- Pakistan's prime minister says that he will appear in court Thursday
- He pushes back, saying the "army and the judiciary (must) protect democracy"
- Yousuf Raza Gilani could be disqualified as prime minister if he is convicted
- Judges accuse Gilani of failing to pursue corruption cases
Pakistan's Supreme Court has ordered Prime Minister Yousuf Raza Gilani to face a contempt of court hearing this week, officials said, setting up a potential showdown between the nation's judicial and political leaders.
The Pakistani leader responded Monday night by saying he has "always respected the courts, and I will present before the court." At the same time, he pushed back against the military and the judiciary branch in the name of "democracy."
"The army and the judiciary, they both have to protect democracy in Pakistan," Gilani said in a televised speech Monday night. "They can't remove democracy. They can't pack up the system."
The notice was issued for the government's failure to reopen thousands of corruption cases against politicians and bureaucrats, including President Asif Ali Zardari.
"Ultimately it's the prime minister who is responsible for carrying out the court's order and he has not. I think the court has lost its patience," said Ahmad Bilal Mehboob, the head of the Islamabad-based political think tank the Pakistan Institute of Legislative Development and Transparency.
The court has not found Gilani in contempt or convicted him of a crime. But if he is convicted, the court could disqualify Gilani as a member of Parliament, which would make him ineligible to be prime minister, Mehboob said.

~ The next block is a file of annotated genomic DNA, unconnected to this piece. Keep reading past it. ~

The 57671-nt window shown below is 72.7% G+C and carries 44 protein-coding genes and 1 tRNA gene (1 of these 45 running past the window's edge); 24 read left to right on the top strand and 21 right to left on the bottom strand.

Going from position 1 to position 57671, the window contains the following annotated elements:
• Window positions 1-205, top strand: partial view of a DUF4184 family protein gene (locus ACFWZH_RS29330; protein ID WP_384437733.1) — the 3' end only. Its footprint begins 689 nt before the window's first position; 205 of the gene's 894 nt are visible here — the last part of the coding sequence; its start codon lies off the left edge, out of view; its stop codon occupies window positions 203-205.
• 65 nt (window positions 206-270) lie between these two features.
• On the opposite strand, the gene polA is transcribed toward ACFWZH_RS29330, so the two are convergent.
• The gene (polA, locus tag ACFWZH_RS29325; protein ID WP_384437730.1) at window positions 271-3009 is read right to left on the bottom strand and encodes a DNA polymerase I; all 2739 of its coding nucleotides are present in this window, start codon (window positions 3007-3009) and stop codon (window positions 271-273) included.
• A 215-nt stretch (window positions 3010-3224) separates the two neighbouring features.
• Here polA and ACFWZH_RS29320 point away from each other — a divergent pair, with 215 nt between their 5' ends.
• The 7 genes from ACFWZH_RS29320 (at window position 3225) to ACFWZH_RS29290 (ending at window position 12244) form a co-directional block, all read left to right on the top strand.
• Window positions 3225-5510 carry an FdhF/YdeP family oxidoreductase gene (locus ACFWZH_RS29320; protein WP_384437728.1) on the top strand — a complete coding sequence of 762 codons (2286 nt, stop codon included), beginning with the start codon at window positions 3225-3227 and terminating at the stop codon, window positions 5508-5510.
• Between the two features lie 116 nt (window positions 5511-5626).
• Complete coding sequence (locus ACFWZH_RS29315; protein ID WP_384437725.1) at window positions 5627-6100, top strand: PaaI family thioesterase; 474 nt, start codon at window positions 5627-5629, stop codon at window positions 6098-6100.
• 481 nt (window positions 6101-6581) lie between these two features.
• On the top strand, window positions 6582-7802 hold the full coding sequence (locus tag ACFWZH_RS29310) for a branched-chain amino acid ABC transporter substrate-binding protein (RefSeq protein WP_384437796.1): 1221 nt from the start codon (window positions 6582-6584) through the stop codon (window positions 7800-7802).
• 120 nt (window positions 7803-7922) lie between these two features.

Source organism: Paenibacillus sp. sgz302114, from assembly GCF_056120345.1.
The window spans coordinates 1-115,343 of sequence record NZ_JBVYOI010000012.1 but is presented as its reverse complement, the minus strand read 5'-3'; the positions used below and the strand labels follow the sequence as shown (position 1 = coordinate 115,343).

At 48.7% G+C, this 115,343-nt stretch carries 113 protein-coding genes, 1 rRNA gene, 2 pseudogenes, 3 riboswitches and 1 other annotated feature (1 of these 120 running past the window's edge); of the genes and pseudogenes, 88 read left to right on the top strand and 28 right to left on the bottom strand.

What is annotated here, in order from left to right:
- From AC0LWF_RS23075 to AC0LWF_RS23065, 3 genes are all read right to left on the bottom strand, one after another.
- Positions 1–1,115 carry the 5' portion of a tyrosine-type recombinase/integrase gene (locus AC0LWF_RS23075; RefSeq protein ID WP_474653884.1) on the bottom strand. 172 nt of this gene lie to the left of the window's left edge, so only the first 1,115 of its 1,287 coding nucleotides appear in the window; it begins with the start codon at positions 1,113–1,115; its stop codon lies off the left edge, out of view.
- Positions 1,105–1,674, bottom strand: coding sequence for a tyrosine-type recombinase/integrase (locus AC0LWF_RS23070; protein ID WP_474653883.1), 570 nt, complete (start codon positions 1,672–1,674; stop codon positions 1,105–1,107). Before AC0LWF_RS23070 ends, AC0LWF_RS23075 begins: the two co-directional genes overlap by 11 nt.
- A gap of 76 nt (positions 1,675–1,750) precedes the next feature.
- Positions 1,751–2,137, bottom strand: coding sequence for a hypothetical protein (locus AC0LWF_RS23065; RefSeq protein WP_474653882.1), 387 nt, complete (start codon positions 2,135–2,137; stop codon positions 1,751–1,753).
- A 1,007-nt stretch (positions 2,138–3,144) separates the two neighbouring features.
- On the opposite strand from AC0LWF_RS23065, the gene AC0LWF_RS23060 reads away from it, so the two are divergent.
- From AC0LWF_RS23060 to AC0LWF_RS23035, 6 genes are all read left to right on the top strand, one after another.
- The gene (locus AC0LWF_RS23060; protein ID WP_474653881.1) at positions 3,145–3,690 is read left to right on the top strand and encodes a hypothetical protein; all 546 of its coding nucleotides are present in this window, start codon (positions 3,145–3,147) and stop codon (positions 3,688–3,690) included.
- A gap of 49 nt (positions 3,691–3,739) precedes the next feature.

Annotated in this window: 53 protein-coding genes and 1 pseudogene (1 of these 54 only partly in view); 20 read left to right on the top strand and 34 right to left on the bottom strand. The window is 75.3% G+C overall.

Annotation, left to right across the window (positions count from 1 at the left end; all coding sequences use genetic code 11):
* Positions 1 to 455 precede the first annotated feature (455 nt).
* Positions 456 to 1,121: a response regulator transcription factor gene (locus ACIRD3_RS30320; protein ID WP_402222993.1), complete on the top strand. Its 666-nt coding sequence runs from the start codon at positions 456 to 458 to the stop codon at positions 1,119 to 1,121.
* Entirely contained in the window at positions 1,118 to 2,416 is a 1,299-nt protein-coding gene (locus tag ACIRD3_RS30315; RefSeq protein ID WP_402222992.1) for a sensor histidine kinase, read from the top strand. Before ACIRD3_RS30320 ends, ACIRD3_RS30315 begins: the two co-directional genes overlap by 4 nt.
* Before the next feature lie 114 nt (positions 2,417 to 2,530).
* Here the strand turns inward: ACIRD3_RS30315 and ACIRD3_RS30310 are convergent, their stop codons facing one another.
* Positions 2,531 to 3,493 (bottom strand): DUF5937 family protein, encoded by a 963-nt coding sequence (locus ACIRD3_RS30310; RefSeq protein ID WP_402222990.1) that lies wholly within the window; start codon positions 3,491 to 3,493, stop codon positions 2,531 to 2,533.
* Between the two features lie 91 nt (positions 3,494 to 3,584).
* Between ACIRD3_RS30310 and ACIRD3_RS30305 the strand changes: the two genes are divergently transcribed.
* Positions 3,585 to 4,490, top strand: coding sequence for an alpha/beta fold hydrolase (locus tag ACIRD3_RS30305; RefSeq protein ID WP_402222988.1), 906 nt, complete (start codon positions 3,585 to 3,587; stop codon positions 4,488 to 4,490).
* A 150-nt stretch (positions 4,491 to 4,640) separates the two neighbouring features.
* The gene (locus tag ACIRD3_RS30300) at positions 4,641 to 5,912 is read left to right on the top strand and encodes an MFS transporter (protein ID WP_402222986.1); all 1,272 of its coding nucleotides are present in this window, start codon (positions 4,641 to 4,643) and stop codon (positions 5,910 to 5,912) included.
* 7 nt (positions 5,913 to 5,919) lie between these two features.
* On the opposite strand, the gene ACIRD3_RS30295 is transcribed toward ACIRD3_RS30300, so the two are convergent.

The court ordered Gilani to appear in person before the court Thursday, where he will have an opportunity to defend himself.
Even before Gilani's speech, Pakistan's government said the prime minister would comply with the order.
"The history of our party is filled with sacrifices, and we are ready for it again. We have accepted all of the court's decisions," Information Minister Firdous Ashiq Awan said.
It will likely "take a while" before the court rules, Mehboob said.
News of the notice of contempt came hours before Pakistani lawmakers voted Monday on a resolution supporting the country's democratic system after weeks of public speculation and political intrigue about the possibility of a coup in the volatile nation.
That resolution supporting "the democratic system" and parliament was passed, Gilani said in his speech Monday night.
At the same time, a panel appointed by the Supreme Court is holding a hearing on a scandal over an anonymous memo that has severely strained relations between military and civilian authorities.
The controversial, unsigned memo was allegedly drafted by the civilian leadership and asked the United States to help rein in the military.
The so-called "memogate" scandal has unleashed waves of political intrigue in recent weeks. Local media have described a government on a collision course with its own army.
Last month, Gilani spoke provocatively of plots to topple the government. Later, he accepted an army statement pledging support for the democratic process.
Last week, tensions spiked after he fired his defense secretary. The move came after Pakistan's military issued a statement warning of "grievous consequences" after a Gilani interview in The People's Daily Online of China. In it, the military said, Gilani accused the army's chief of staff and the head of the Inter-Services Intelligence spy agency of violating the constitution.
Leaders appeared to be making an effort to ease tensions over the weekend, with several high-profile meetings between civilian and military officials.
Government officials and members of Gilani's Pakistan Peoples Party defended the prime minister Monday.
"The prime minister is not in jeopardy," said Seyed Abid Ali Shah, a lawmaker representing the Pakistan Peoples Party.
Federal Law Minister Maula Bakhsh Chandio told reporters in Islamabad that Gilani would remain in his post.
"All the conspiracies against the government will fail and all the analysis will prove incorrect," he said.